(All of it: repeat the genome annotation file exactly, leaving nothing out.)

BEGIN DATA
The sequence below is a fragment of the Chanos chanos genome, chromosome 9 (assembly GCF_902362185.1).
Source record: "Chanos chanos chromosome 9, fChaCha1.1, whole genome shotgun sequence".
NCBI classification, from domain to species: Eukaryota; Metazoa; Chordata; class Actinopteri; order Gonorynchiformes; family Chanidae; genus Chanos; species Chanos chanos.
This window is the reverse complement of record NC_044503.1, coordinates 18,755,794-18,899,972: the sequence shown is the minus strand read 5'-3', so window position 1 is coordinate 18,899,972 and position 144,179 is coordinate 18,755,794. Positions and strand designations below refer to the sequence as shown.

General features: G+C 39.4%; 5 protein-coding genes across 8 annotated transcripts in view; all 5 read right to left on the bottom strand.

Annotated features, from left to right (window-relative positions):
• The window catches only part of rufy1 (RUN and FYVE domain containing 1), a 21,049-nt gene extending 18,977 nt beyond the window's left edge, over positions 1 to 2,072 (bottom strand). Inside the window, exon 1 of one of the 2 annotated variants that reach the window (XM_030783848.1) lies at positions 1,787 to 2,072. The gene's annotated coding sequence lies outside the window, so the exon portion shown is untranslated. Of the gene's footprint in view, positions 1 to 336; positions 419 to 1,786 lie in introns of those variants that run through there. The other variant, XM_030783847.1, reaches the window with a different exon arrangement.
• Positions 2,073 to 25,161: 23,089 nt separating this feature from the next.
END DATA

The sequence below is a fragment of the Chanos chanos genome, chromosome 9 (assembly GCF_902362185.1).
Source record: "Chanos chanos chromosome 9, fChaCha1.1, whole genome shotgun sequence".
NCBI classification, from domain to species: Eukaryota; Metazoa; Chordata; class Actinopteri; order Gonorynchiformes; family Chanidae; genus Chanos; species Chanos chanos.
This window is the reverse complement of record NC_044503.1, coordinates 18,755,794-18,899,972: the sequence shown is the minus strand read 5'-3', so window position 1 is coordinate 18,899,972 and position 144,179 is coordinate 18,755,794. Positions and strand designations below refer to the sequence as shown.

General features: G+C 39.4%; 5 protein-coding genes across 8 annotated transcripts in view; all 5 read right to left on the bottom strand.

Annotated features, from left to right (window-relative positions):
• The window catches only part of rufy1 (RUN and FYVE domain containing 1), a 21,049-nt gene extending 18,977 nt beyond the window's left edge, over positions 1 to 2,072 (bottom strand). Inside the window, exon 1 of one of the 2 annotated variants that reach the window (XM_030783848.1) lies at positions 1,787 to 2,072. The gene's annotated coding sequence lies outside the window, so the exon portion shown is untranslated. Of the gene's footprint in view, positions 1 to 336; positions 419 to 1,786 lie in introns of those variants that run through there. The other variant, XM_030783847.1, reaches the window with a different exon arrangement.
• Positions 2,073 to 25,161: 23,089 nt separating this feature from the next.